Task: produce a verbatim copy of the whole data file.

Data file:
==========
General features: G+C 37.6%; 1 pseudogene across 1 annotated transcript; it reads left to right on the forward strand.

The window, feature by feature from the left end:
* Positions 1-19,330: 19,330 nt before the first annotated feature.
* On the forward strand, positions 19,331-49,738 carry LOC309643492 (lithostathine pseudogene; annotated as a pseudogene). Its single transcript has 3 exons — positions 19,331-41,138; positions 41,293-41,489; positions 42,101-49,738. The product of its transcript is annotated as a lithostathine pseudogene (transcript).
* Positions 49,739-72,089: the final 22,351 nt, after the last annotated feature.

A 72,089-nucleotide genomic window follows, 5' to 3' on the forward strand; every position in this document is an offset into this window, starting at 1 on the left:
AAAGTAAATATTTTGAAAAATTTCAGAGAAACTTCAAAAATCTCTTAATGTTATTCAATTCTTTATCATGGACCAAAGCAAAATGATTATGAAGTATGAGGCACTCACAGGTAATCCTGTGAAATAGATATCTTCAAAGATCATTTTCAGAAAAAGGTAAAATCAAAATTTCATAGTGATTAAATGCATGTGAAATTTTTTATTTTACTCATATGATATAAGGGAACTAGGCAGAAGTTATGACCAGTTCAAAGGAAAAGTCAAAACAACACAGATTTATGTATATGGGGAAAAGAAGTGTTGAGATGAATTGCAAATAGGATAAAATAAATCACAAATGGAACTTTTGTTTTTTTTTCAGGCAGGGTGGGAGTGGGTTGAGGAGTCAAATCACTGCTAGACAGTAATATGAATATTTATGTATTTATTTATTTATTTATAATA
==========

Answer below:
General features: G+C 37.6%; 1 pseudogene across 1 annotated transcript; it reads left to right on the forward strand.

The window, feature by feature from the left end:
* Positions 1-19,330: 19,330 nt before the first annotated feature.
* On the forward strand, positions 19,331-49,738 carry LOC309643492 (lithostathine pseudogene; annotated as a pseudogene). Its single transcript has 3 exons — positions 19,331-41,138; positions 41,293-41,489; positions 42,101-49,738. The product of its transcript is annotated as a lithostathine pseudogene (transcript).
* Positions 49,739-72,089: the final 22,351 nt, after the last annotated feature.

A 72,089-nucleotide genomic window follows, 5' to 3' on the forward strand; every position in this document is an offset into this window, starting at 1 on the left:
AAAGTAAATATTTTGAAAAATTTCAGAGAAACTTCAAAAATCTCTTAATGTTATTCAATTCTTTATCATGGACCAAAGCAAAATGATTATGAAGTATGAGGCACTCACAGGTAATCCTGTGAAATAGATATCTTCAAAGATCATTTTCAGAAAAAGGTAAAATCAAAATTTCATAGTGATTAAATGCATGTGAAATTTTTTATTTTACTCATATGATATAAGGGAACTAGGCAGAAGTTATGACCAGTTCAAAGGAAAAGTCAAAACAACACAGATTTATGTATATGGGGAAAAGAAGTGTTGAGATGAATTGCAAATAGGATAAAATAAATCACAAATGGAACTTTTGTTTTTTTTTCAGGCAGGGTGGGAGTGGGTTGAGGAGTCAAATCACTGCTAGACAGTAATATGAATATTTATGTATTTATTTATTTATTTATAATA